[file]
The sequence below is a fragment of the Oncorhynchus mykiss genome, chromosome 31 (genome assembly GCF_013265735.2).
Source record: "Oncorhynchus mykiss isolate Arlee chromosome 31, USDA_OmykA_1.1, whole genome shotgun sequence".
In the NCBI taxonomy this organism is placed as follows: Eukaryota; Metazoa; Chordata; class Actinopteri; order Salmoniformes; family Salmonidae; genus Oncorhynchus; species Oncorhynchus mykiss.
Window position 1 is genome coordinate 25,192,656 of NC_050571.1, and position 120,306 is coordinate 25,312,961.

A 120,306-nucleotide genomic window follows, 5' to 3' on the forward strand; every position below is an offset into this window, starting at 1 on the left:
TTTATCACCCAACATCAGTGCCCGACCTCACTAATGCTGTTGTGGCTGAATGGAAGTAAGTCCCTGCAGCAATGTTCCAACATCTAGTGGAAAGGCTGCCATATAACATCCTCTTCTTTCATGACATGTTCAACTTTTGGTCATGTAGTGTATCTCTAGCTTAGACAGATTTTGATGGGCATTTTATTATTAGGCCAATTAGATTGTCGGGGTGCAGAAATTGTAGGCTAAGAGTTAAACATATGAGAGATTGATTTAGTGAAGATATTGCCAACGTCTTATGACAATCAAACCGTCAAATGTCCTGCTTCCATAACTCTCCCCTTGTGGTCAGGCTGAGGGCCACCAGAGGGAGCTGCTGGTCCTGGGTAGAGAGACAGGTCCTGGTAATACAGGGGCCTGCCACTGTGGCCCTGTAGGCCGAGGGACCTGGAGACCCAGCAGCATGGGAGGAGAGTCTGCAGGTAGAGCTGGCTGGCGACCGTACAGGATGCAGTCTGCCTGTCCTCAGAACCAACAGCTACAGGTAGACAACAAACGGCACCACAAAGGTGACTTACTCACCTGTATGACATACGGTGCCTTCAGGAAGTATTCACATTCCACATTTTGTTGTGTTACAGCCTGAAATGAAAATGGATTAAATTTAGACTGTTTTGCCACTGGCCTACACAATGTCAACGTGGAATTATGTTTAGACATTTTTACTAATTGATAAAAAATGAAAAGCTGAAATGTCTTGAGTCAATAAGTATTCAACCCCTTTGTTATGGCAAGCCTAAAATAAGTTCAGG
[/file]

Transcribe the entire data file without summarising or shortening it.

The sequence below is a fragment of the Oncorhynchus mykiss genome, chromosome 31 (genome assembly GCF_013265735.2).
Source record: "Oncorhynchus mykiss isolate Arlee chromosome 31, USDA_OmykA_1.1, whole genome shotgun sequence".
In the NCBI taxonomy this organism is placed as follows: Eukaryota; Metazoa; Chordata; class Actinopteri; order Salmoniformes; family Salmonidae; genus Oncorhynchus; species Oncorhynchus mykiss.
Window position 1 is genome coordinate 25,192,656 of NC_050571.1, and position 120,306 is coordinate 25,312,961.

A 120,306-nucleotide genomic window follows, 5' to 3' on the forward strand; every position below is an offset into this window, starting at 1 on the left:
TTTATCACCCAACATCAGTGCCCGACCTCACTAATGCTGTTGTGGCTGAATGGAAGTAAGTCCCTGCAGCAATGTTCCAACATCTAGTGGAAAGGCTGCCATATAACATCCTCTTCTTTCATGACATGTTCAACTTTTGGTCATGTAGTGTATCTCTAGCTTAGACAGATTTTGATGGGCATTTTATTATTAGGCCAATTAGATTGTCGGGGTGCAGAAATTGTAGGCTAAGAGTTAAACATATGAGAGATTGATTTAGTGAAGATATTGCCAACGTCTTATGACAATCAAACCGTCAAATGTCCTGCTTCCATAACTCTCCCCTTGTGGTCAGGCTGAGGGCCACCAGAGGGAGCTGCTGGTCCTGGGTAGAGAGACAGGTCCTGGTAATACAGGGGCCTGCCACTGTGGCCCTGTAGGCCGAGGGACCTGGAGACCCAGCAGCATGGGAGGAGAGTCTGCAGGTAGAGCTGGCTGGCGACCGTACAGGATGCAGTCTGCCTGTCCTCAGAACCAACAGCTACAGGTAGACAACAAACGGCACCACAAAGGTGACTTACTCACCTGTATGACATACGGTGCCTTCAGGAAGTATTCACATTCCACATTTTGTTGTGTTACAGCCTGAAATGAAAATGGATTAAATTTAGACTGTTTTGCCACTGGCCTACACAATGTCAACGTGGAATTATGTTTAGACATTTTTACTAATTGATAAAAAATGAAAAGCTGAAATGTCTTGAGTCAATAAGTATTCAACCCCTTTGTTATGGCAAGCCTAAAATAAGTTCAGG